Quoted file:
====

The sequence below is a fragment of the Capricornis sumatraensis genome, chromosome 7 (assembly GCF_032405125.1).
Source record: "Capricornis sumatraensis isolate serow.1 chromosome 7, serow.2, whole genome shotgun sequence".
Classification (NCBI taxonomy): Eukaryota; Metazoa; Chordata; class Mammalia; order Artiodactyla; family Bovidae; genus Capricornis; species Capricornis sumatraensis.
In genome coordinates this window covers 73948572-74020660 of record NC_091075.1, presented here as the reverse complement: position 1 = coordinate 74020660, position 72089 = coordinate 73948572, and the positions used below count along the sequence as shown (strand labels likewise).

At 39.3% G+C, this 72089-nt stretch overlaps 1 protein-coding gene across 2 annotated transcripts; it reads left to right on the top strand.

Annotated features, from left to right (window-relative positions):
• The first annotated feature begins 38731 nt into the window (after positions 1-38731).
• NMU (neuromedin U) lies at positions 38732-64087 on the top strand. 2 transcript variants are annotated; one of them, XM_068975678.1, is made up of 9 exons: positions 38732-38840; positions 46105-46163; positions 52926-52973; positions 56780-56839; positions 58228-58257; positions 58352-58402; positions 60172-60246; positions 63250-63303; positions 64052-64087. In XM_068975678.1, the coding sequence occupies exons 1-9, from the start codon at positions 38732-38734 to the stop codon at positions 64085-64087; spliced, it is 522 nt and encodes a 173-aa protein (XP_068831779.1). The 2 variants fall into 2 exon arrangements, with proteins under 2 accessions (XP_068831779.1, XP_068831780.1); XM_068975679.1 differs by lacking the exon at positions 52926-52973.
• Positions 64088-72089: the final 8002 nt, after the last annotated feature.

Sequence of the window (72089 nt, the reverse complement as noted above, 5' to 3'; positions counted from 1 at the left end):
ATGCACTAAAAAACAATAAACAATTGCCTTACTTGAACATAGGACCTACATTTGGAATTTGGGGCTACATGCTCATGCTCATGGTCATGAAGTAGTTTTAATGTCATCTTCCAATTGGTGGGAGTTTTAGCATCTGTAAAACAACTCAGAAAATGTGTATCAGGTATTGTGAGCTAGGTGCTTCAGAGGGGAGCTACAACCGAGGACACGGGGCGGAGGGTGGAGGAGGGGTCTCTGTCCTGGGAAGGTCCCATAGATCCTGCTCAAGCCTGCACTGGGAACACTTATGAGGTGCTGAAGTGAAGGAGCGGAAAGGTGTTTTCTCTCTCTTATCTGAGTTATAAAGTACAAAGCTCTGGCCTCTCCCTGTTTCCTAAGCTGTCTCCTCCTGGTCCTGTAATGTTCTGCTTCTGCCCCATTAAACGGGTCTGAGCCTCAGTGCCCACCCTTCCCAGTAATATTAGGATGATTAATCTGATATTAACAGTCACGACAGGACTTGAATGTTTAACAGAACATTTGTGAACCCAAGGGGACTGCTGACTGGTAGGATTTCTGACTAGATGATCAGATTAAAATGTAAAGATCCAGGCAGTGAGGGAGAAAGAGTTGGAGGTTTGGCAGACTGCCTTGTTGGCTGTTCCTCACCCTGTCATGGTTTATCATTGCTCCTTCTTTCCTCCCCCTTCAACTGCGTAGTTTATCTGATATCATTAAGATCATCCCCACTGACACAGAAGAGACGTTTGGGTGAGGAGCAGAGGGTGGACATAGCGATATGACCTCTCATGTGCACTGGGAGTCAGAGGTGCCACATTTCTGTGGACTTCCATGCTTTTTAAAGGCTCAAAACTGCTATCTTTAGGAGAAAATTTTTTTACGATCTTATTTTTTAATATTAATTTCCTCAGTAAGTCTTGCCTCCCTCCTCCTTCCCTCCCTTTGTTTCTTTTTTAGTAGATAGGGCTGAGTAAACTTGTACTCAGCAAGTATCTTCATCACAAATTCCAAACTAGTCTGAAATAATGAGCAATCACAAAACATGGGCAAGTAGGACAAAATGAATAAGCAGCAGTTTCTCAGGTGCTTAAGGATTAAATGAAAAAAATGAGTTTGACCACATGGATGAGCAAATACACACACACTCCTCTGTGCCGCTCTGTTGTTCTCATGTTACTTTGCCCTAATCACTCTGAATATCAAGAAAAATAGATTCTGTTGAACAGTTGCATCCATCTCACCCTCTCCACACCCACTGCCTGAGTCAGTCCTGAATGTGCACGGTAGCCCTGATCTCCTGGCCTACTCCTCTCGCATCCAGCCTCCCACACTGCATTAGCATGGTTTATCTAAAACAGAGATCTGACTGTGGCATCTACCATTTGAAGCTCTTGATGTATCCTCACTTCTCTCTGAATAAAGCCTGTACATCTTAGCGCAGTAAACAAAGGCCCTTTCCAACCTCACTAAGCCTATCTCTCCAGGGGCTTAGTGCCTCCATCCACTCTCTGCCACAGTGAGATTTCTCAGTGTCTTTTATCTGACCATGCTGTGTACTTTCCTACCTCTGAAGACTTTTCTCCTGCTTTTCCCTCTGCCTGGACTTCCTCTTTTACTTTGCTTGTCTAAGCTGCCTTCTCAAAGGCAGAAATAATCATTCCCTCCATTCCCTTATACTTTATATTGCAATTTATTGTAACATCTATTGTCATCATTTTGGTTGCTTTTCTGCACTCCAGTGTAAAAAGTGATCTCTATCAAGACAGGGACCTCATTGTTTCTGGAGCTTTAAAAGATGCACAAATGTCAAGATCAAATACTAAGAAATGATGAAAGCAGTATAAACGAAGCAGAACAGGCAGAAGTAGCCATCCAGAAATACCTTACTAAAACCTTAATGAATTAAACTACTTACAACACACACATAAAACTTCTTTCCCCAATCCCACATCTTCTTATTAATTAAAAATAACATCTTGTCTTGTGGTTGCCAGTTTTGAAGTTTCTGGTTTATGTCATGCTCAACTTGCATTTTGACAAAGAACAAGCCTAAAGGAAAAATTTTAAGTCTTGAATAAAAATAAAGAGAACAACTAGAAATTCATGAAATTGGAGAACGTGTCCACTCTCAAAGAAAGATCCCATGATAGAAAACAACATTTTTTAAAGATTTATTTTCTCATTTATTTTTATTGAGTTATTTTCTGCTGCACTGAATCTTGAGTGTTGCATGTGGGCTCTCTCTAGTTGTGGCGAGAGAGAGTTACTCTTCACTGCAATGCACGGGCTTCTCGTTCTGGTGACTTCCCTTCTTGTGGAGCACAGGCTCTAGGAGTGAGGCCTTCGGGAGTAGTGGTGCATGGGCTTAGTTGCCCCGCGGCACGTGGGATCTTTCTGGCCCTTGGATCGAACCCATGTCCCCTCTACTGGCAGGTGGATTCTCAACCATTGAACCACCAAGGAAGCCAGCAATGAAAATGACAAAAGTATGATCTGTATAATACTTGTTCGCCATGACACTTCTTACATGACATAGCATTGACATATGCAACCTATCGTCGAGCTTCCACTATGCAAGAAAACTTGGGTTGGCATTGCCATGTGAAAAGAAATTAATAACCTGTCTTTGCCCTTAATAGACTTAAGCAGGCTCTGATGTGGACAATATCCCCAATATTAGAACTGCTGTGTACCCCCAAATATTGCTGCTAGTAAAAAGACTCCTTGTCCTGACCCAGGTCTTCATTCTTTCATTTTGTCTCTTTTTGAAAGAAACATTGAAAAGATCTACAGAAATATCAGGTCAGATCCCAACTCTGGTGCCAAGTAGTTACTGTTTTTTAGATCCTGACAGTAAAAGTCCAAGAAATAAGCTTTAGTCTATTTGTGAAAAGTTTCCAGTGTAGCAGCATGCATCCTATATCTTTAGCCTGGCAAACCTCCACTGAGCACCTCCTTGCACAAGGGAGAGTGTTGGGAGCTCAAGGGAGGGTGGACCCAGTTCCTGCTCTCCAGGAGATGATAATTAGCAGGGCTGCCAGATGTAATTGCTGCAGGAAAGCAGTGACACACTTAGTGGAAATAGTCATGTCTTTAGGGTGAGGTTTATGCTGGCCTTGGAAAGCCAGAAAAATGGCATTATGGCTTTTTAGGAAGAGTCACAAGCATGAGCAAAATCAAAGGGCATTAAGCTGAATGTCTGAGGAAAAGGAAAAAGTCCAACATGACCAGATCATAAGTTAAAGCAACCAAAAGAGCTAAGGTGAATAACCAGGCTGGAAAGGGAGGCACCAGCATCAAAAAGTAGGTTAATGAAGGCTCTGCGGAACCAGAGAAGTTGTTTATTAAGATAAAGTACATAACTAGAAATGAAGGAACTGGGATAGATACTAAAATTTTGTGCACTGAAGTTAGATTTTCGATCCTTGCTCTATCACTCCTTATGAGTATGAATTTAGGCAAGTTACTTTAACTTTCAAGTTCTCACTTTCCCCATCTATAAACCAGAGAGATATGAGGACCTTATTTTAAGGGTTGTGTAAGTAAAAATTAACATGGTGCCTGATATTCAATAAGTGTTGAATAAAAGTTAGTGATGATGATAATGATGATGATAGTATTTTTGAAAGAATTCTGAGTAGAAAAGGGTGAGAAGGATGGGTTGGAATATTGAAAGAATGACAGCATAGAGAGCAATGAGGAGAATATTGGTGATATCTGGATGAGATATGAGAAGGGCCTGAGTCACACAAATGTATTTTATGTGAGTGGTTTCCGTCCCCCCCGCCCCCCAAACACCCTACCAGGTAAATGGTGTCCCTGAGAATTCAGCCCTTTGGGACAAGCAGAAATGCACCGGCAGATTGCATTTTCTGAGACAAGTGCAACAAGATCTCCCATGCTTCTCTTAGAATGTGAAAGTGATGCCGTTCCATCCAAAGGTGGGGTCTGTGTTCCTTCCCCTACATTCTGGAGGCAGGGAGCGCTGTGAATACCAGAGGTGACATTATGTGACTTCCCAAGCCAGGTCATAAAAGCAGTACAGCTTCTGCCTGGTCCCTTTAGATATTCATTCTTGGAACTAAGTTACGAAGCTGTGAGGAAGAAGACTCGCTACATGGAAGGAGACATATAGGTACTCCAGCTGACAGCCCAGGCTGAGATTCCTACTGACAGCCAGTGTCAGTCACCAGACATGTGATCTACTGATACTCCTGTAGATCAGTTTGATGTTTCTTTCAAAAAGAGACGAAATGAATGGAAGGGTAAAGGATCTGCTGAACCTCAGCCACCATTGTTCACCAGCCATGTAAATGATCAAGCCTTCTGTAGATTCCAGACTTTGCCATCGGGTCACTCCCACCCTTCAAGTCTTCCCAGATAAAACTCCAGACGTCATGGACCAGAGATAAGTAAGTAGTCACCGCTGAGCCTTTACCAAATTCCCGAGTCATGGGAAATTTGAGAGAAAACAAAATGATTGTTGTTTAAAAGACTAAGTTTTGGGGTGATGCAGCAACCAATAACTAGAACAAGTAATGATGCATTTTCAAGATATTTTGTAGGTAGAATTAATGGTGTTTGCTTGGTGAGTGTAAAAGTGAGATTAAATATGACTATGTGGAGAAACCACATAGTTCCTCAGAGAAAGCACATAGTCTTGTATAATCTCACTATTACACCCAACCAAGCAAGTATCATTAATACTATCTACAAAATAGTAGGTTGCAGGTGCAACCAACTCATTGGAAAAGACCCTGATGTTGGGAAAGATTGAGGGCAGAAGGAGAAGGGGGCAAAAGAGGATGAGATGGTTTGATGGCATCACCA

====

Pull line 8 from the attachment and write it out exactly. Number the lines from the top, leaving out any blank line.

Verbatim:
• NMU (neuromedin U) lies at positions 38732-64087 on the top strand. 2 transcript variants are annotated; one of them, XM_068975678.1, is made up of 9 exons: positions 38732-38840; positions 46105-46163; positions 52926-52973; positions 56780-56839; positions 58228-58257; positions 58352-58402; positions 60172-60246; positions 63250-63303; positions 64052-64087. In XM_068975678.1, the coding sequence occupies exons 1-9, from the start codon at positions 38732-38734 to the stop codon at positions 64085-64087; spliced, it is 522 nt and encodes a 173-aa protein (XP_068831779.1). The 2 variants fall into 2 exon arrangements, with proteins under 2 accessions (XP_068831779.1, XP_068831780.1); XM_068975679.1 differs by lacking the exon at positions 52926-52973.